Dr. Park has published over 120 journal and conference papers in the area of transportation system operations and managements, and intelligent transportation system. His research interests include cyber-physical system for transportation, stochastic optimization, connected and automated vehicle safety assessment, microscopic simulation model application, and transportation system sustainability.

About The Author

Jia Hu works as a research associate at the Federal Highway Administration (FHWA). He graduated with a Ph.D. degree from the University of Virginia. He received his Master degree in transportation engineering from the North Carolina State University. He holds a BS degree in structure engineering from Zhejiang University.

Dr. Hu is a recipient of Best Scientific Paper-Americas Award from the ITS World Congress, Research Associateship Award from the National Academy of Sciences, and Academic Excellence Award from the University of Virginia.

He is an Associate Editor of the American Society of Civil Engineers Journal of Transportation Engineering and an editorial board member of the International Journal of Transportation. Furthermore, he is a member of TRB (a division of the National Academies) Vehicle Highway Automation Committee and Simulation subcommittee of Traffic Signal Systems Committee. He is also Chair of Vehicle Automation and Connectivity Committee of the World Transport Convention.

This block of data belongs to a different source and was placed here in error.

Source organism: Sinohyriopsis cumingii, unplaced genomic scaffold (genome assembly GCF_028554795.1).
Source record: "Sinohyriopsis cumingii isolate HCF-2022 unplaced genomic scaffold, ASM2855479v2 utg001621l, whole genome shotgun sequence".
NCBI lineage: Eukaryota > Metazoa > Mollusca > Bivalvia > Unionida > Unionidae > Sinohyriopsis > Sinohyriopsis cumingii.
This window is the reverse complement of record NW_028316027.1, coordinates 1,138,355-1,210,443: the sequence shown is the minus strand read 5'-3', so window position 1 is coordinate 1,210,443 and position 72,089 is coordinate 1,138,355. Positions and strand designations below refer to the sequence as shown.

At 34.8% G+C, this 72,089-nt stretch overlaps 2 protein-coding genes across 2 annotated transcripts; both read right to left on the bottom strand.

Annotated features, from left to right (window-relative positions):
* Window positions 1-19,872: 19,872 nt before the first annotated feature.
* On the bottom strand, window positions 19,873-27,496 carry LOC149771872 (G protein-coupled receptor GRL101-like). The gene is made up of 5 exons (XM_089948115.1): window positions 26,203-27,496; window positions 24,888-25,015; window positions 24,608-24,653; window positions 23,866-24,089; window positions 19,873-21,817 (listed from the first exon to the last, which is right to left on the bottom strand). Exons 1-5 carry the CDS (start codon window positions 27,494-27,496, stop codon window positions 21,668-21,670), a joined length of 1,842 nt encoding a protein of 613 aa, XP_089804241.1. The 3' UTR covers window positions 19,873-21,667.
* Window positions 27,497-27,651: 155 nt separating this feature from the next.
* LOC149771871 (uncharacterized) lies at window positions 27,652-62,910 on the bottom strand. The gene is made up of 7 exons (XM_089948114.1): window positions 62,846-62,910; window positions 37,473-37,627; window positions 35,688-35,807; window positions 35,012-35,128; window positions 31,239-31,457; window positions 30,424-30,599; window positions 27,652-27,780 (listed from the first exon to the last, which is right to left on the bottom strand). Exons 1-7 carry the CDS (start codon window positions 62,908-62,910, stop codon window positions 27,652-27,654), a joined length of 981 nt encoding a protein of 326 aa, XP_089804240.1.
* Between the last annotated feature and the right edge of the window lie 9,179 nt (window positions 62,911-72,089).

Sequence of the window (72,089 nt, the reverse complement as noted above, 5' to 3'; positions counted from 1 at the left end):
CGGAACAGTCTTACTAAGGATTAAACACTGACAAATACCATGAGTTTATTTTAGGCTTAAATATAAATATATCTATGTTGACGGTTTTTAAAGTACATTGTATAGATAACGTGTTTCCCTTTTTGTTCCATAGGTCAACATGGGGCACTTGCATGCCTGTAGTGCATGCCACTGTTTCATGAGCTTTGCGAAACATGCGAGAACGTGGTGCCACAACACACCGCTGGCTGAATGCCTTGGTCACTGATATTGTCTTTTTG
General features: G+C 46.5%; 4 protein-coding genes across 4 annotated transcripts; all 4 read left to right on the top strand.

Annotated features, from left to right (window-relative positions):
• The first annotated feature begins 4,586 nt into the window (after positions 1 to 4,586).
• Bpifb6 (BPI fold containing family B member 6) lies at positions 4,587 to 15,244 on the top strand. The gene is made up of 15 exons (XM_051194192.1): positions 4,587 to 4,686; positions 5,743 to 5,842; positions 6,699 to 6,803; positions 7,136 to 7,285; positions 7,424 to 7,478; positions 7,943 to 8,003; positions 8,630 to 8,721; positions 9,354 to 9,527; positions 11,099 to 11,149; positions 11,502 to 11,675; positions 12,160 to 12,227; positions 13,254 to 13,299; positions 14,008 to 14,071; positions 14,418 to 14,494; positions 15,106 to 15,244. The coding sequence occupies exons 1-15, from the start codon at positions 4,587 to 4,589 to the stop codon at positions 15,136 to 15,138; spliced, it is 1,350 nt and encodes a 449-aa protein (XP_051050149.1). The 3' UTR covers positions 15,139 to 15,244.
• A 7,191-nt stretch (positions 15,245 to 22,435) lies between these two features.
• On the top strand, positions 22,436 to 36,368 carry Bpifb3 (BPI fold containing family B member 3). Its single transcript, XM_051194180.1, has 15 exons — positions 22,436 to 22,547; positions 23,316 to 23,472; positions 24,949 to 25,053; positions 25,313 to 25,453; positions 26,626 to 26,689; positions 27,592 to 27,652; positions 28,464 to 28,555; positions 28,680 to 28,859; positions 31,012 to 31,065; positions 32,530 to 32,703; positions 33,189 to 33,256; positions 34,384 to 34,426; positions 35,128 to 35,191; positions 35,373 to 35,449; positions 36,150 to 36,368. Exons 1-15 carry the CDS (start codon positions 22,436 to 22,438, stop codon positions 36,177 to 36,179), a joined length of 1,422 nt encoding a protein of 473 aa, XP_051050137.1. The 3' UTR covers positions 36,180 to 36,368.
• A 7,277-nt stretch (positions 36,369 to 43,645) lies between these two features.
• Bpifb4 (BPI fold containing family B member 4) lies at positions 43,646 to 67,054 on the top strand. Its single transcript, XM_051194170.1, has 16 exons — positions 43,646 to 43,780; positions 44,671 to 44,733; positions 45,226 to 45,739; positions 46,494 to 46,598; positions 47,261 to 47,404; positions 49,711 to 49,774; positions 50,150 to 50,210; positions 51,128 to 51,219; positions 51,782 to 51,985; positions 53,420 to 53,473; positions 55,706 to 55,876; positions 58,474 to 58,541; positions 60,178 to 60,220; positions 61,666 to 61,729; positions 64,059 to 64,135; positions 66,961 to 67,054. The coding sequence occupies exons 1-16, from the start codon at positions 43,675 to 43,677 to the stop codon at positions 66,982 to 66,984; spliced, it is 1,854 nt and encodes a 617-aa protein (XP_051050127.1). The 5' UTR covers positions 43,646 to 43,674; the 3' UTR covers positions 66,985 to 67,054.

Dr. Hu has published over 40 journal and conference papers in the area of vehicle automation, transportation system operations and managements, and intelligent transportation system. His research interests include connected and automated vehicles, microscopic simulation model application, system optimization, and transportation system sustainability.

Reference

Jia Hu1 , Byungkyu Brian Park2, Young-Jae Lee3 . Transit Signal Priority Accommodating Conflicting Requests Under Connected Vehicles Technology, Transport Research Part C 69 (2016) 173-192.

Show Affiliations

1 Turner Fairbank Highway Research Center, Federal Highway Administration, United States

2 Department of Civil and Environmental Engineering, University of Virginia, P.O. Box 400742, Charlottesville, VA 22904-4742, United States

3 Department of Transportation and Urban Infrastructure Studies, Morgan State University, 1700 E. Cold Spring Lane, Baltimore, MD 21251, United States.